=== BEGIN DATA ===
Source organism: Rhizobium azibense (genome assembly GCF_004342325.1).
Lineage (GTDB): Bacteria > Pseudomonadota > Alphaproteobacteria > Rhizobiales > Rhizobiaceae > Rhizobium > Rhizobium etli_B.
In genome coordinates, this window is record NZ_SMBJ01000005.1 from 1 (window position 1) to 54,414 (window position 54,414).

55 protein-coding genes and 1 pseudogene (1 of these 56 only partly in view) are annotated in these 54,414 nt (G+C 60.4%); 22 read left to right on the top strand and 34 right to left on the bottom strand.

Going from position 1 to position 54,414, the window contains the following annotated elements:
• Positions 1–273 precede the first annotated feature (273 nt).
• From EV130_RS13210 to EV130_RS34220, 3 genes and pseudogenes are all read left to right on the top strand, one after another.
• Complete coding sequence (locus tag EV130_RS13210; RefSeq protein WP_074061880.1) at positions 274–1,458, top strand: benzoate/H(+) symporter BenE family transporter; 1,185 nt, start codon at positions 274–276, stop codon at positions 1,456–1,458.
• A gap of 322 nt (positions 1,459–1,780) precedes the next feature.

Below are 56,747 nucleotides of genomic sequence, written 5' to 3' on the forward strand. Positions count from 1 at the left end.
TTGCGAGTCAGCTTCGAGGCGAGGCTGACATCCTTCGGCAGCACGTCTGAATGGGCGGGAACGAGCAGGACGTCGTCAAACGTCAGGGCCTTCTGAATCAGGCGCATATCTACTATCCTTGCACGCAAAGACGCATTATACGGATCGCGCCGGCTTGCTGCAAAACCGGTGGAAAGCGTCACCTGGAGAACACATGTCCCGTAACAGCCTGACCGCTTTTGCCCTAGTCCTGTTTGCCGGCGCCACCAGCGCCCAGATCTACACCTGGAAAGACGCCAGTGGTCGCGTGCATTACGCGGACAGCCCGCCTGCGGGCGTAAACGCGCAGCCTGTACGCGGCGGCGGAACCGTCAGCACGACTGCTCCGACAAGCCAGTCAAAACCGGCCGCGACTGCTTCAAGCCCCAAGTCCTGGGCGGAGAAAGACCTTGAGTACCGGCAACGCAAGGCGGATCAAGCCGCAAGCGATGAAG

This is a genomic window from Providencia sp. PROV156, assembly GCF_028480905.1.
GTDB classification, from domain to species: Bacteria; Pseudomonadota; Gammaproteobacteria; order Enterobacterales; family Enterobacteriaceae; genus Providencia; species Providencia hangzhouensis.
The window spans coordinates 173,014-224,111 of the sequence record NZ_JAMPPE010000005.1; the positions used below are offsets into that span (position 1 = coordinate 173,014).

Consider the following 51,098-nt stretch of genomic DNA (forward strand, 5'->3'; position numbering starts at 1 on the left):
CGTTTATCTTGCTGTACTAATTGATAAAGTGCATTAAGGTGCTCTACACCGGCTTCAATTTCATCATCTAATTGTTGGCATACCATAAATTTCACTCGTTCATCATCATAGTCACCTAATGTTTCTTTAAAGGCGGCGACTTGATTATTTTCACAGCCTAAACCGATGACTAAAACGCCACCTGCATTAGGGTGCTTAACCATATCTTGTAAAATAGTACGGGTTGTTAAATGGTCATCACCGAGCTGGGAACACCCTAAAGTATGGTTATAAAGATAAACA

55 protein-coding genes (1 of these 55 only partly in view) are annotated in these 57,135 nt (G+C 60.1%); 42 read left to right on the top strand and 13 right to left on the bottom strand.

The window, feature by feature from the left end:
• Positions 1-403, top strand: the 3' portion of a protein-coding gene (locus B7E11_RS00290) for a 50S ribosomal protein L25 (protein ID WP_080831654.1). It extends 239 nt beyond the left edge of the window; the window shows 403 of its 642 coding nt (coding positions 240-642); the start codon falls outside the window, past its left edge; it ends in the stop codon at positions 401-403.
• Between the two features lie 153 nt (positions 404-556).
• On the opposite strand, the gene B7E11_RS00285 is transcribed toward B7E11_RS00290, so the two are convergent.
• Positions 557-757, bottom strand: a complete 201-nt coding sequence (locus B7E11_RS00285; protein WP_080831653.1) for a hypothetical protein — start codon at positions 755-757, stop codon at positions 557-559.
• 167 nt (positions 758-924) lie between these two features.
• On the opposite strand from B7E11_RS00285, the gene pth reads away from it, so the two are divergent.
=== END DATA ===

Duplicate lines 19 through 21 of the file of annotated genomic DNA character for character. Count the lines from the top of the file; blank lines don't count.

• Positions 1-403, top strand: the 3' portion of a protein-coding gene (locus B7E11_RS00290) for a 50S ribosomal protein L25 (protein ID WP_080831654.1). It extends 239 nt beyond the left edge of the window; the window shows 403 of its 642 coding nt (coding positions 240-642); the start codon falls outside the window, past its left edge; it ends in the stop codon at positions 401-403.
• Between the two features lie 153 nt (positions 404-556).
• On the opposite strand, the gene B7E11_RS00285 is transcribed toward B7E11_RS00290, so the two are convergent.